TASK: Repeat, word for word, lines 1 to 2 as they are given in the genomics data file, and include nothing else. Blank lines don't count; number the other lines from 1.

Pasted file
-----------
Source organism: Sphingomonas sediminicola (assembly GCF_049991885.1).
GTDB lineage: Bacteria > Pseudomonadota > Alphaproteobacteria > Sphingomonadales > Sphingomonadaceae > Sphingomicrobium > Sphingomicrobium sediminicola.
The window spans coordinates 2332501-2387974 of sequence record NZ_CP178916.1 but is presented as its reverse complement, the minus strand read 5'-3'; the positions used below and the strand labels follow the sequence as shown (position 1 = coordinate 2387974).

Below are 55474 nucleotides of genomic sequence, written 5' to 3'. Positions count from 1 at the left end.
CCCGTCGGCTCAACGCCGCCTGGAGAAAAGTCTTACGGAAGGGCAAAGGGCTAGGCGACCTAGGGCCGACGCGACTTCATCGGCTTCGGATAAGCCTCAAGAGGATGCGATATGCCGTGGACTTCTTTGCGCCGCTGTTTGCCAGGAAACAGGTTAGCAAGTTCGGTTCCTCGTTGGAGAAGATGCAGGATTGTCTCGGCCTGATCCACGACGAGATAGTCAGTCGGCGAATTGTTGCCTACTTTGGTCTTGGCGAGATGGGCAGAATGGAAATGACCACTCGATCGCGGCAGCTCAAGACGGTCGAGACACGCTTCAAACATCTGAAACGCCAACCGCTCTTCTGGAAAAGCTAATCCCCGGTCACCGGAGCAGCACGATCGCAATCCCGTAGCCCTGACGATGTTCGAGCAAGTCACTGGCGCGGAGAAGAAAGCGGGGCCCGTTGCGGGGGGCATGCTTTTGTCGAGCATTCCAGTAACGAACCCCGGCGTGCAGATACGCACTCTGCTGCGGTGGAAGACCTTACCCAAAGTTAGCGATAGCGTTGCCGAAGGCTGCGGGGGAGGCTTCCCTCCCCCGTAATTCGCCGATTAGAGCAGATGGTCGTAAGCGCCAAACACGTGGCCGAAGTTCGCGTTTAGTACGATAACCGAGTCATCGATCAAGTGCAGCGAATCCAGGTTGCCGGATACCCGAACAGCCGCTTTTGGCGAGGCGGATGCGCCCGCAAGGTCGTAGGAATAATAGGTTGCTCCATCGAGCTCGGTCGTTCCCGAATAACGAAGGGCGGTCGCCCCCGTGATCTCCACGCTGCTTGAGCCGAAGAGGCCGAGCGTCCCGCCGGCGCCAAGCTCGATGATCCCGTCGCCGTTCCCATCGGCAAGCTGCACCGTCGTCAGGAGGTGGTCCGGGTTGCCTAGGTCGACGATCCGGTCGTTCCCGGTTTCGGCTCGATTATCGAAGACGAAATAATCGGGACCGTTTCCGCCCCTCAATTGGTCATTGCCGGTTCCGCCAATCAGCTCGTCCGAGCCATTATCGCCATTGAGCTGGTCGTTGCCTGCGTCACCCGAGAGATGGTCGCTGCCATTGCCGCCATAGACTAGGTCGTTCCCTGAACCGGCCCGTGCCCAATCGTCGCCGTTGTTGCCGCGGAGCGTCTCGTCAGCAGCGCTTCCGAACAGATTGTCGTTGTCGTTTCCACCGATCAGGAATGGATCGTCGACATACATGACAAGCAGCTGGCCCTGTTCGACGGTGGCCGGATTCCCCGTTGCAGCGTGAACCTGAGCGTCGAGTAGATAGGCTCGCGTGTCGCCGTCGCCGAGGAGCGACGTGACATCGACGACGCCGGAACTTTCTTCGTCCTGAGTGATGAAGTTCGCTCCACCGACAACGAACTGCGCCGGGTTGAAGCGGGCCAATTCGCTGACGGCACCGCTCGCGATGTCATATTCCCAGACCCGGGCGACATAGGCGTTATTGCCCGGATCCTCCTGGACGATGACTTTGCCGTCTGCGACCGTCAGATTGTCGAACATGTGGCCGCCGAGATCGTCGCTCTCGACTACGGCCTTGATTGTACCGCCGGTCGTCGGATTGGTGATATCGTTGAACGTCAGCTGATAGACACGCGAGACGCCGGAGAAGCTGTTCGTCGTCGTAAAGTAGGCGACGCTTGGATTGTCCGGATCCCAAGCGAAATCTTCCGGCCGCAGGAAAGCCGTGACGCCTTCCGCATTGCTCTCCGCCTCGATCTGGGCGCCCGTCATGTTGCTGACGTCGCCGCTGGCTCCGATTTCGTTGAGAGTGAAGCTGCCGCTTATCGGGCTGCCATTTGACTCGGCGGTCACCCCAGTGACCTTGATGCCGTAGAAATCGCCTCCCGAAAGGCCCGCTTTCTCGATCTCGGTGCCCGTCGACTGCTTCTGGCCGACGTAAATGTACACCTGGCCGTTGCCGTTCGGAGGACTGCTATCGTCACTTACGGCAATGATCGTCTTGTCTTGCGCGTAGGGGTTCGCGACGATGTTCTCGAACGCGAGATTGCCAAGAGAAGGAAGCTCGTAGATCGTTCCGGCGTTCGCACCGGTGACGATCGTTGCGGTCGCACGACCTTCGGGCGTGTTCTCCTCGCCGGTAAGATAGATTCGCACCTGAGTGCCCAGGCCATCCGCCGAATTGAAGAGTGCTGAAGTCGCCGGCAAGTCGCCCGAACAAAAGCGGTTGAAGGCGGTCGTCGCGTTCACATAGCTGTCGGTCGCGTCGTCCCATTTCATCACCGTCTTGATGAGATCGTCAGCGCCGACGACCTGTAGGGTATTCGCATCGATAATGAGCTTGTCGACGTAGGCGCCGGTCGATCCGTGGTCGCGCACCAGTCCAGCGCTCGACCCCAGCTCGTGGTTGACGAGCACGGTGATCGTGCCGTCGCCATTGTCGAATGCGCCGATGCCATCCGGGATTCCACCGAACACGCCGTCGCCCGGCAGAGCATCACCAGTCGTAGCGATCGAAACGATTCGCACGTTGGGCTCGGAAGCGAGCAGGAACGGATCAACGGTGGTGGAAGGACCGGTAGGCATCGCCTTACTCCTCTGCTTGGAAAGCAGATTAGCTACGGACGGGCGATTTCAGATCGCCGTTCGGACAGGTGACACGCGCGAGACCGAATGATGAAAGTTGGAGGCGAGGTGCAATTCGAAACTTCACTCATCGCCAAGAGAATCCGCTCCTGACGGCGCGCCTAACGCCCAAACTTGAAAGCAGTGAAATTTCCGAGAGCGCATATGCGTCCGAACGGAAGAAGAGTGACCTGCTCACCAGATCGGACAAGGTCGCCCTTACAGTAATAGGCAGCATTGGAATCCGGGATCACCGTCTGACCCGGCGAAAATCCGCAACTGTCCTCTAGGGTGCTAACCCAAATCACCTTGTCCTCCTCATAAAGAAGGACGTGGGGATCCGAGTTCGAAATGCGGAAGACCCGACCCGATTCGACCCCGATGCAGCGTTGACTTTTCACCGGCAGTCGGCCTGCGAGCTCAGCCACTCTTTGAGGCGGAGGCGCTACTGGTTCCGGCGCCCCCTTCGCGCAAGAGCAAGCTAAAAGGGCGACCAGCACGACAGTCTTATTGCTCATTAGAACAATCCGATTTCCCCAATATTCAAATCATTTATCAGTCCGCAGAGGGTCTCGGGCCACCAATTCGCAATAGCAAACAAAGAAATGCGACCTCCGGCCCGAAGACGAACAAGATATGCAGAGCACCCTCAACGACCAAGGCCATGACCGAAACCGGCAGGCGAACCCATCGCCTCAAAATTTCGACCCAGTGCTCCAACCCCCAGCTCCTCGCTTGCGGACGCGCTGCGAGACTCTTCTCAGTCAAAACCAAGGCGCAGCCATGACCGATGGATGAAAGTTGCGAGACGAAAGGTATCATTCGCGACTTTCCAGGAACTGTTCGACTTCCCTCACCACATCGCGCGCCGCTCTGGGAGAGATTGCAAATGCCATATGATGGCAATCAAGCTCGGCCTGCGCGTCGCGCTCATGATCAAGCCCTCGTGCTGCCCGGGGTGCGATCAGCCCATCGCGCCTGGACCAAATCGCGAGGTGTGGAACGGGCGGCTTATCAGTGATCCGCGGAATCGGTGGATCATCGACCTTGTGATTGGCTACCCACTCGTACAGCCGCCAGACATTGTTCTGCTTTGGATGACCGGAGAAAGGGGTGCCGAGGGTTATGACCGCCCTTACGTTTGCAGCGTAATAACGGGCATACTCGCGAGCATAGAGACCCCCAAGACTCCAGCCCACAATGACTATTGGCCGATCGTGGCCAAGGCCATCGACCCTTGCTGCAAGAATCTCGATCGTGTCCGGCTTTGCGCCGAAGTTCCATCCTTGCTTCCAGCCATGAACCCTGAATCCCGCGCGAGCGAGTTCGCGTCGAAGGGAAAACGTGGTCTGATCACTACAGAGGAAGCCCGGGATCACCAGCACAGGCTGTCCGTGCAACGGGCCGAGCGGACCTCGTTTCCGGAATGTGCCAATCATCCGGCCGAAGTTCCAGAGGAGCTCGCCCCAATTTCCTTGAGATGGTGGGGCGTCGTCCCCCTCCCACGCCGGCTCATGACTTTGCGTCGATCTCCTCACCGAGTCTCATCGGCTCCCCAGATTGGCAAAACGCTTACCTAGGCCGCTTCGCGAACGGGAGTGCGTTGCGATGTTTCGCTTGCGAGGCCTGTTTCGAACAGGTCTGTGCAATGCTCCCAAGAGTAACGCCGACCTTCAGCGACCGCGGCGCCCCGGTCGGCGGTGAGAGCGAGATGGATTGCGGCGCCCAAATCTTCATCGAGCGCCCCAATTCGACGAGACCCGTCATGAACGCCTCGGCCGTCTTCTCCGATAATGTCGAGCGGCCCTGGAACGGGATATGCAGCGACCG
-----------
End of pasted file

Source organism: Sphingomonas sediminicola (assembly GCF_049991885.1).
GTDB lineage: Bacteria > Pseudomonadota > Alphaproteobacteria > Sphingomonadales > Sphingomonadaceae > Sphingomicrobium > Sphingomicrobium sediminicola.